This brief passage to the past gave me strength; anything was better than sitting alone in my room. Remembered pain was just a short cut to self-pity. I gave my feet the command to take me to the bar.

I stood diffidently at the end of the darkened bar in the basement of the hotel, glad to see a jolly, bosomy barmaid coming to take my order. Scotch, water and no ice, I requested, using my grandest British accent so they wouldn't think I was a piece of stray off the street. Cautiously I looked over the top of my glass and appraised my drinking companions. The usual array of vast American men, mountains of flesh covered charmlessly in loud synthetic checks, a sea of open-neck shirts revealing grizzled hairy chests and obstinate necks. I had observed exact replicas of these men in hotel lobbies all across the States. While they clutched that symbol of respectability, the briefcase, their groping eyes and leering smiles treated all women as broads, unless, of course, they were those sainted objects, their wife or their mother.

Mellowing gently over my second drink I listened to them joshing each other with amiable emptiness, heard the Southern greeting 'How yer doin'?', saw that behind the possessive family talk full of references to 'my boy' or 'my girl' lay the endless loneliness of the travelling salesman's life: hustling dollars all day, drinking with strangers all evening.

As my eyes became accustomed to the gloom I noticed the young man. His gaunt good looks made him stand out from the crowd, but it was the fact that he was wearing a tie, one that matched his flowery shirt, that attracted my attention. Smugly, I assumed he must be European, noting at the same time that he was chatting up one of the barmaids. Pity about that, I thought, as the scotch headed straight for my crutch.

While I finished my drink I thought of the phone call I had received earlier from Neil, one of the most consistent and amusing of my lovers; it would be good to see him on my return to London next week.

I felt an odd flutter of discomfort but no surprise when I noticed the young man leave his place at the bar and walk towards me. Years of pulling in pubs and clubs had taught me that, despite being a bit broad in the beam and not exactly a raving beauty, I had a certain magnetism that drew men as if to a pile of iron filings. The flaming red hair helped. On my own territory I could have coped easily, but in these unfamiliar surroundings I was as nervous as a virgin teenager.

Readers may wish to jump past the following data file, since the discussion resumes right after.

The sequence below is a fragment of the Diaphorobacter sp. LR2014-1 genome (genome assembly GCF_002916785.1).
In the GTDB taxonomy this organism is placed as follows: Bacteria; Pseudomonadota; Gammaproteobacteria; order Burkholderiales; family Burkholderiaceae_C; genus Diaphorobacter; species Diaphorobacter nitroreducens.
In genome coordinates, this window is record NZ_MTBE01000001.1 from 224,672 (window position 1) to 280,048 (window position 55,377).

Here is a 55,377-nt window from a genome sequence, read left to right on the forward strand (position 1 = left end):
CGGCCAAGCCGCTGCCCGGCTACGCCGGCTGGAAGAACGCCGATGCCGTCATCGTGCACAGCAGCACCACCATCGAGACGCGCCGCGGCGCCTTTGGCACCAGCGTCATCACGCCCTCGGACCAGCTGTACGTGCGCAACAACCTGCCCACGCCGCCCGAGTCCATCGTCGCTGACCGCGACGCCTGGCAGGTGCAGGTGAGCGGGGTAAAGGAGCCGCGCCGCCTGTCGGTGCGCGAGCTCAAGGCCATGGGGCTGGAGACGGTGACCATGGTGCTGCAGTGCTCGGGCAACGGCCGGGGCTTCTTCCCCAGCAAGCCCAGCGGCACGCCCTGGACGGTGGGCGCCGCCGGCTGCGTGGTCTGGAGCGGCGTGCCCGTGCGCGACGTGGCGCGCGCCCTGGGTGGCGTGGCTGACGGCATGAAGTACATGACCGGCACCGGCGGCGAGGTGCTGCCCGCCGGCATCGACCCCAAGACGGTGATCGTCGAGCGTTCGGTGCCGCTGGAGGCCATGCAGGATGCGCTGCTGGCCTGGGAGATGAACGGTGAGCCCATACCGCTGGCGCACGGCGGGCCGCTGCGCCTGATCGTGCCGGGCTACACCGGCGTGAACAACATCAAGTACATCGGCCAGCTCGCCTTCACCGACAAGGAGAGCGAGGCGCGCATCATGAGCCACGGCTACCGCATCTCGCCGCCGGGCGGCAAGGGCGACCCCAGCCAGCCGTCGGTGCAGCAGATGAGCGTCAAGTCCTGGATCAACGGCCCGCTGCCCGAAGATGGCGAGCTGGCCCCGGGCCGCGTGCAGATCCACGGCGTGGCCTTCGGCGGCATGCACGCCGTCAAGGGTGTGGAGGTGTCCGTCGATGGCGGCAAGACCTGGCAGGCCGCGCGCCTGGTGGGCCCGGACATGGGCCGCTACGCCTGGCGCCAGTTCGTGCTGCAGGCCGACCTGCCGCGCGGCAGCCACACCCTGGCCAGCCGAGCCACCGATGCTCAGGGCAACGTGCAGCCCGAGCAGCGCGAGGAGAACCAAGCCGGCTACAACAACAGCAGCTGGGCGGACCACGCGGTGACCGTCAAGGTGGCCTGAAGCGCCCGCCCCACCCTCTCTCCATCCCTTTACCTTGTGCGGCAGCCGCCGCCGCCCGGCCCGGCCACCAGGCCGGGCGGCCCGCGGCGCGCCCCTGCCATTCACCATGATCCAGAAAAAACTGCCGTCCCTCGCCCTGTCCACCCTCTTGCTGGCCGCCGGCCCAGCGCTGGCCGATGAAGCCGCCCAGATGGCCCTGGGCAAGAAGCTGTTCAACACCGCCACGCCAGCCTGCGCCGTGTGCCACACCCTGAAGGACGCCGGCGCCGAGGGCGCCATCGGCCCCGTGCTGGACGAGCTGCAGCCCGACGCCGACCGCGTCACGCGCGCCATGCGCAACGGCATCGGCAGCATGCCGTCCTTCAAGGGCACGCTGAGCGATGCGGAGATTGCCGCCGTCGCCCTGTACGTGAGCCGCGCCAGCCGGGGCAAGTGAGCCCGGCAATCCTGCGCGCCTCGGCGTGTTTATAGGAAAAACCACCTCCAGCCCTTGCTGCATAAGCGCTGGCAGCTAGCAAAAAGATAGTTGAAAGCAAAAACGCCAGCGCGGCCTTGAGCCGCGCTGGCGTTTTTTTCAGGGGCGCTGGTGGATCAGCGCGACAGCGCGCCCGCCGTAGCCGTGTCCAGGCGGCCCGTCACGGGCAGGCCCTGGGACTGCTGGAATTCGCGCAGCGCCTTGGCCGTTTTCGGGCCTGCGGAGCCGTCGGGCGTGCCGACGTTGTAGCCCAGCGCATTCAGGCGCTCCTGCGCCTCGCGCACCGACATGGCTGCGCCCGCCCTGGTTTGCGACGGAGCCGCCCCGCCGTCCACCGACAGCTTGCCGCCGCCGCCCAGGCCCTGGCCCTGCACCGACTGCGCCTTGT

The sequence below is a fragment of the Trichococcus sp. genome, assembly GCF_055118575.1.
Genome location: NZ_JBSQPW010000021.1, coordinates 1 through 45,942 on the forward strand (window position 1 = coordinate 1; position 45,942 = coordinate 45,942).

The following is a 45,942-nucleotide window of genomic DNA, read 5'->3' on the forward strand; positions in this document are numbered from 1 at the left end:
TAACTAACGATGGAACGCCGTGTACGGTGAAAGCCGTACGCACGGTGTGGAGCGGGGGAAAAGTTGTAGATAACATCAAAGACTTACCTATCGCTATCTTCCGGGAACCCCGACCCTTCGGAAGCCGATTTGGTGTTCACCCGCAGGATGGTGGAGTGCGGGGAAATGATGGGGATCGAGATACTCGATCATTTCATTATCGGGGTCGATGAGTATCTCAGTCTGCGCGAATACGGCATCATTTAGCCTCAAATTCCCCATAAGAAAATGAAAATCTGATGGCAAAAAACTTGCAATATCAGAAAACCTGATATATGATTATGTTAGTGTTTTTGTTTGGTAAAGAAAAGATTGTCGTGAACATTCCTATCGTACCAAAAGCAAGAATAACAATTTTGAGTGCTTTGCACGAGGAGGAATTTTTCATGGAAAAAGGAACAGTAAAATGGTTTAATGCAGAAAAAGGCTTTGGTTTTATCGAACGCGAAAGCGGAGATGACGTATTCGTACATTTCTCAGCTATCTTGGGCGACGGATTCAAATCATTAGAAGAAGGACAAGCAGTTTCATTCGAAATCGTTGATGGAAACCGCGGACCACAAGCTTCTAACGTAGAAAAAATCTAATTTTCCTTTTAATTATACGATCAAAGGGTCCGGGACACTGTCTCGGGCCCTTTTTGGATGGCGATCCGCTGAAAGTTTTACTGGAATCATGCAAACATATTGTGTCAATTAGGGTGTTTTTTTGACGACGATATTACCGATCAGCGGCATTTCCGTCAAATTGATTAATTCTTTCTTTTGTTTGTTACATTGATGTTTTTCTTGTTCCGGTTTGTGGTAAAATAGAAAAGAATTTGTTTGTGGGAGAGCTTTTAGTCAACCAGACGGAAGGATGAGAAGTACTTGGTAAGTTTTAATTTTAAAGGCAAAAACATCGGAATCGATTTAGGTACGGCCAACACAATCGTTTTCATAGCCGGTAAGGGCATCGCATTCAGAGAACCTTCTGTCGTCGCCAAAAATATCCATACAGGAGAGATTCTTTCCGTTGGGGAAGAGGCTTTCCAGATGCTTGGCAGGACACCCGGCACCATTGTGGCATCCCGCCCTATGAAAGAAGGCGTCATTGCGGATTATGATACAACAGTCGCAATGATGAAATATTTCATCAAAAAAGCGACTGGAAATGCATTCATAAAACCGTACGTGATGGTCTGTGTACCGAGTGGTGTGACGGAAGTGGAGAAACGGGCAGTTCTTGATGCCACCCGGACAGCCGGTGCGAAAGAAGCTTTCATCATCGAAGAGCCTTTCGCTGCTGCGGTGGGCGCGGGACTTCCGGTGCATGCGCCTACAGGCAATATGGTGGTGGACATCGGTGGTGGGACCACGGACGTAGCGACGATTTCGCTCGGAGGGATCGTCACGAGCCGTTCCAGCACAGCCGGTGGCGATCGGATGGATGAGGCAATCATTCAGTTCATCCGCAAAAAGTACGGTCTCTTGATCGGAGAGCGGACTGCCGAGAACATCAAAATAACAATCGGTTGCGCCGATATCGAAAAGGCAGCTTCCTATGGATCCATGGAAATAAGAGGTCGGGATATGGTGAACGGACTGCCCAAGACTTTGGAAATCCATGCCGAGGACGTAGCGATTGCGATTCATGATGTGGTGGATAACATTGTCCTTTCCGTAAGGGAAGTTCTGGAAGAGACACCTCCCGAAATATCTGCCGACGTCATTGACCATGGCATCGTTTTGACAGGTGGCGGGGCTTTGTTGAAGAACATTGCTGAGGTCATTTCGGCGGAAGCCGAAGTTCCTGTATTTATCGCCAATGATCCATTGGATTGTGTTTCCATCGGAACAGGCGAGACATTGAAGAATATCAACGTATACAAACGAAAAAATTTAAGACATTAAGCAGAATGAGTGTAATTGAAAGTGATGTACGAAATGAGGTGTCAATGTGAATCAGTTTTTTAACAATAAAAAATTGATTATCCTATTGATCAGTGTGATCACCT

'Would you like to dance?' he asked, throwing me off balance even more. Jesus! Shades of the village hall. Even though I had grown up in jazz clubs and spent hours gyrating in discotheques, dancing was still something to do late at night when I had enough alcohol in me to dissolve my inhibitions; screwing came into the same category.

'No, thank you,' I replied. Then catching the quick look of rejection on his face, I rushed on, 'I have only just arrived in town and haven't had a drink all day. I need a couple to wind down then I have to go to work.'

He looked a bit sceptical, but ordered me a drink and parked himself on the vacant stool beside me. I was embarrassed, not wanting the barmaid to think I had come in for a pick-up. I timed my explanation carefully for the moment when the girl delivered the drinks.

'I am a journalist, you see, and I have to go to the local paper for some information for the story I am working on.' I turned to the barmaid, who was smiling with indifferent friendliness. 'Excuse me, do you know where the Atlanta Constitution building is?'

The girl shook her head, then asked some of the other customers if they knew. Most of them were strangers, but one directed me up the hill. By then, I had privately decided on a cab, but noticed with satisfaction that the ploy had worked. I was established as a career woman at work and the young man looked suitably impressed.

'Will you be gone long? Will you come back? Are you staying here?'

I had difficulty catching his words. His voice was deep and soft with an accent I could not place. But my smug assumption had been wrong. He was not European but American. As I leaned forward I noticed that he smelt delicious; my nostrils twitched, so did my interest. I swivelled round on my stool and took a closer look at what the bran tub of life had to offer this time.

Mmm, decidedly lucky dip, he really was very handsome; tall, well over six foot, broad-shouldered, narrow-hipped and as slender as a wraith. Facially he was somewhat Lincolnesque – towering forehead, jutting, carved cheek-bones, the nose a trifle beaked but narrow, and beneath the sparse, droopy moustache a well-formed mouth. The strong jawline ended in a firm, dimpled chin. It was a classically handsome face topped by hair the colour of scotch and water. But the skin was flawed, as though he had once had eczema. It was a condition I was familiar with, my eldest daughter had been tortured by it from birth and I thought I recognised in this man the same desperate anxiety to be liked.

I stood up to leave, my high heels making me almost as tall as he, and smiling warmly promised to return in an hour or so. I was not at all sure that I would, but instant sincerity is part of the journalist's stock in trade.

The newspaper library turned out to be disappointing and the local journalists even more so. I visited the editorial floor, which, with its orange and lemon walls and computer systems, was more like a design centre than a newspaper office. The antiseptic cleanliness gave me a sudden nostalgic longing for the Daily Express building at this time of night – the oily smell of ink permeating the stairs; the whole place throbbing from the printing presses; the benches littered with plates bearing the disgusting remnants of canteen food, grey peas and ketchup; exhausted journalists full of alcohol and anxiety. No one offered to show a colleague far from home around the town, so within an hour I found myself alone in the back streets of Atlanta desperately looking for a cab. I was nervous. The streets were full of young blacks, arrogantly stylish in pop pith helmets. I had read enough about 'hate on the streets' not to want to be alone in the wrong part of town.